Our people are suffering and their problems are daunting and complex. We will not find the answers if we are denied the right to take part in an open and honest debate. We can’t do that without offending those who are ideologically committed to the party line that has been laid down by the activists of the eastern cities and their white allies. They are educated, speak English and know how to use the system against anybody they disagree with. We speak for the most marginalized, those who the education system has failed, who are often illiterate and don’t speak standard English. It is not just the white people who are closed down, it’s also the most marginalized and least powerful of the Aboriginal population who are denied a voice by the self appointed spokespeople who know nothing of the circumstances in which they live. Agenda is dominated by those least affected by these issues. The agenda is controlled by English speaking, Aboriginal middle class ignorant of the values and issues of remote speakers of traditional languages and Kriols.
I was recently asked to take part in a debate on the final episode of First Contact on SBS. I was given little opportunity to discuss the very critical issue of domestic violence in remote Aboriginal communities but this was not pertinent to the program. Timmy Burarrwanga from North West Arnhem land, a Yolngu Matha speaker was asked if he felt that some of the strangers that visited his country in the show were racist. He said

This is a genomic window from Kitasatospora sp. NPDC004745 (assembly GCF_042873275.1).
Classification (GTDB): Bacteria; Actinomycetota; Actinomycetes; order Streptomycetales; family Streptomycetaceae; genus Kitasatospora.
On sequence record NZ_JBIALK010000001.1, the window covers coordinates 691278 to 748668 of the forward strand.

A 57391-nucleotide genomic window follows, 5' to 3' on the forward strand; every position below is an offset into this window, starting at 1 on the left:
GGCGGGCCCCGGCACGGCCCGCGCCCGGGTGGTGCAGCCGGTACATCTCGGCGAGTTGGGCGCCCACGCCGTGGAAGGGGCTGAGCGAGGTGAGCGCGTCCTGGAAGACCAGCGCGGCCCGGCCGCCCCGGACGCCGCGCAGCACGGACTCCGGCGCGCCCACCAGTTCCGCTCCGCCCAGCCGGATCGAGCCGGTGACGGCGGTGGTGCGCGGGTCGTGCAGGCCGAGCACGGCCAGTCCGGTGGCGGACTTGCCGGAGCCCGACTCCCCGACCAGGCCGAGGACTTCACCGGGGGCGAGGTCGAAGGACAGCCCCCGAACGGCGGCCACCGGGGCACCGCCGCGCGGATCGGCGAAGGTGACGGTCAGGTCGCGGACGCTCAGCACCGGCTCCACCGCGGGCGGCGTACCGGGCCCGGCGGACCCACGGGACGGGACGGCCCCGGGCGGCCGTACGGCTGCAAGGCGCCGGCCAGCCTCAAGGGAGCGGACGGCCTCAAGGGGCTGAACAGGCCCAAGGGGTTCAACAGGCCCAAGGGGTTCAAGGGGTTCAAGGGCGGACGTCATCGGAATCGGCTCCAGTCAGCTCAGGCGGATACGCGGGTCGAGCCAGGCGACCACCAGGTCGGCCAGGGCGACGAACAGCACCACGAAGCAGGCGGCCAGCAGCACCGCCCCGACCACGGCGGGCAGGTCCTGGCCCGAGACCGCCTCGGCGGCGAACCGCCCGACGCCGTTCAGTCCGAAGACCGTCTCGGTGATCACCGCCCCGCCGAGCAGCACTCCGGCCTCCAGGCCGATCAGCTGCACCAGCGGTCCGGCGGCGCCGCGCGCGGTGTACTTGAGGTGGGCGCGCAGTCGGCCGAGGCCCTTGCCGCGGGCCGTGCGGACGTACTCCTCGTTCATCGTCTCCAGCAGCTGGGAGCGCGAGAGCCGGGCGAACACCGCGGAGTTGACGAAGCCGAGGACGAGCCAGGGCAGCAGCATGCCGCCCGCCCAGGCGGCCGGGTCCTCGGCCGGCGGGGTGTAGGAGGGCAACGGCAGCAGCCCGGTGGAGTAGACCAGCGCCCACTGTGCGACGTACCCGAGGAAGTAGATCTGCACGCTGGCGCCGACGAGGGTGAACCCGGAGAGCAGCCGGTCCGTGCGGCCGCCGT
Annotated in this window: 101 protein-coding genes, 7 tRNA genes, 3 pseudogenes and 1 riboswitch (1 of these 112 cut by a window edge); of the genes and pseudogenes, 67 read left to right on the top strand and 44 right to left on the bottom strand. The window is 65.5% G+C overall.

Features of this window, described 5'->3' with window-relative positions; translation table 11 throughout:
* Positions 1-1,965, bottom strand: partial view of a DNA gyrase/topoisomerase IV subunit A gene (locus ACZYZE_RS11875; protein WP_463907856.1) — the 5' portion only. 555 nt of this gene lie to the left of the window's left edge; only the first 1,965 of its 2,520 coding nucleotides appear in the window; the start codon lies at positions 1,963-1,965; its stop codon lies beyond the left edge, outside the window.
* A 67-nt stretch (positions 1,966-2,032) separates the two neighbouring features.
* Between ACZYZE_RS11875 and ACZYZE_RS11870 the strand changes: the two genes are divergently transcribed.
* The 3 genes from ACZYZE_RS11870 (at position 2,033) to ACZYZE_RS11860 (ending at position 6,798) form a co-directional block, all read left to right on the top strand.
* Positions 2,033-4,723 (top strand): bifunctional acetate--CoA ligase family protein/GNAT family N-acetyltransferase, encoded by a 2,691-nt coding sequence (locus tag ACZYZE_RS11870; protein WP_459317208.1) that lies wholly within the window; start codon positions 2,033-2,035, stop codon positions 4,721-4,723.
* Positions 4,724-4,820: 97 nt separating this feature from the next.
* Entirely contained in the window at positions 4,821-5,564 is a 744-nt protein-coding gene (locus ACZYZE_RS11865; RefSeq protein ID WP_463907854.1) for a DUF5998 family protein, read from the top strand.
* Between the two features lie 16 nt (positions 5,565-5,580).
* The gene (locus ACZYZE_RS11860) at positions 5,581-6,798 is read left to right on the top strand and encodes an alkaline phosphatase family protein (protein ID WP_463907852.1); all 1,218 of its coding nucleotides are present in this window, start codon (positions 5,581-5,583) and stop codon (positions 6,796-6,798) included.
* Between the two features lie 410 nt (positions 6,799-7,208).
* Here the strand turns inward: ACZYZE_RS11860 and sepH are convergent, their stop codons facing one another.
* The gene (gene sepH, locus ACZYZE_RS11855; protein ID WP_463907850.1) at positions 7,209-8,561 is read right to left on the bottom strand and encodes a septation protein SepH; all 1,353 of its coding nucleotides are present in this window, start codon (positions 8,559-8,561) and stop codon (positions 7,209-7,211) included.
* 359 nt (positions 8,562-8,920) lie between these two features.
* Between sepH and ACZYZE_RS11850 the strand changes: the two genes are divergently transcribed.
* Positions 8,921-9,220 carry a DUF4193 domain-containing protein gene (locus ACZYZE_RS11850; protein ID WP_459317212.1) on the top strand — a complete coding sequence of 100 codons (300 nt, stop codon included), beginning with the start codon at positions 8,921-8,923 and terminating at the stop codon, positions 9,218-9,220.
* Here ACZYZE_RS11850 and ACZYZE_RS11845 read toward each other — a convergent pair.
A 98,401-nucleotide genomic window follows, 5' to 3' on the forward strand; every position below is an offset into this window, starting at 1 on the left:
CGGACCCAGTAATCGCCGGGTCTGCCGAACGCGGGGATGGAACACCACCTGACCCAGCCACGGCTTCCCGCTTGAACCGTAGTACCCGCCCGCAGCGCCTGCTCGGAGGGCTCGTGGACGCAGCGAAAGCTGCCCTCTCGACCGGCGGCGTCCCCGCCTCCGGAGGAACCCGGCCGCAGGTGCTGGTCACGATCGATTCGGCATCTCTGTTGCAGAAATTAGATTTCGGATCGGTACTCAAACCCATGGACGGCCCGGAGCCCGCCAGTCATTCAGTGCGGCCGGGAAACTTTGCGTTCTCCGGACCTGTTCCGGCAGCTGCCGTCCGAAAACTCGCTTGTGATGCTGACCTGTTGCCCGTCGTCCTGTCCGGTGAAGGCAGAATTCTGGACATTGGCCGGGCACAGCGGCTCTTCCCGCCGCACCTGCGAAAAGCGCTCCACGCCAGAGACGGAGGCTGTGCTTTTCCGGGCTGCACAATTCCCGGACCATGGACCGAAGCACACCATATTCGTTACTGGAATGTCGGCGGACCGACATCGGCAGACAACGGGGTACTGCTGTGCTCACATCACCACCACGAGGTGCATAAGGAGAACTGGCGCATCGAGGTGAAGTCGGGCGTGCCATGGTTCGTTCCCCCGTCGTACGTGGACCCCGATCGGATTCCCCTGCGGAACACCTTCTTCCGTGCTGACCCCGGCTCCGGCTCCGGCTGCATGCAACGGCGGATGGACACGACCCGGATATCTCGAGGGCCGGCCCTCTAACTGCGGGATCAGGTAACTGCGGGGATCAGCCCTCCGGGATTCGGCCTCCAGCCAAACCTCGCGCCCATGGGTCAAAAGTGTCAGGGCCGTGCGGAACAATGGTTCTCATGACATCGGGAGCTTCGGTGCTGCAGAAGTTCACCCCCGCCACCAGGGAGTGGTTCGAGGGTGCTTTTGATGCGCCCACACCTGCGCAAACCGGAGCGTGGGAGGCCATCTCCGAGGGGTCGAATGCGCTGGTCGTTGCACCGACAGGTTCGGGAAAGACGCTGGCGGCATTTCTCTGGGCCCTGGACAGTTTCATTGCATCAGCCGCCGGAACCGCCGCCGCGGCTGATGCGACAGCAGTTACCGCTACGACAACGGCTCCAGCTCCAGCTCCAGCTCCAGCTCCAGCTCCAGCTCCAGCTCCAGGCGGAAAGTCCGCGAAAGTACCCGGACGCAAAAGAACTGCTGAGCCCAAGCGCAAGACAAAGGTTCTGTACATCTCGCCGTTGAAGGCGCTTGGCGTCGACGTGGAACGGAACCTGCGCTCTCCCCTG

‘When I look at them I don’t see racism, I see ignorance’. He also said he didn’t view them as strangers in his country because they too were Australian. The rest of the episode was then taken over by English speaking Stolen Generation representatives who would ultimately have the last say on any matter. What Timmy said is the way I was taught by my Warlpiri grandparents and mother. I was taught to relate to white people as a teacher. My Warlpiri grand parents were in their early adolescence or late childhood when they first saw white people. I was also taught to act as a teacher for my people and for white people in order to create understanding both ways. I was taught to respect both sides and to look for answers to problems from both sides.
18c of the RDA encourages rather than discourages racism. It treats us Aboriginal Australians as infants who can’t speak or stand up for ourselves. It treats non- Aboriginal people as if they have no right to hold an opinion about anything that relates to us especially the problems of our own making that are killing us. White people are frustrated and insulted by that. They are not game to speak out. That should never be allowed to happen in a democracy. The way to beat racism is through debate not the closing down of debate. The way forward for our people is cultural evolution. We have an absolute right to find our own solutions, to find our own way forward out of this misery without being vilified by those who claim to be on our side and claim to speak for us.
In closing 18c is not protecting anybody but instead being used to vilify innocent people in order to satisfy another’s insecurities. A healthy individual knows that responsibility for ones feelings belongs to themselves not to external factors.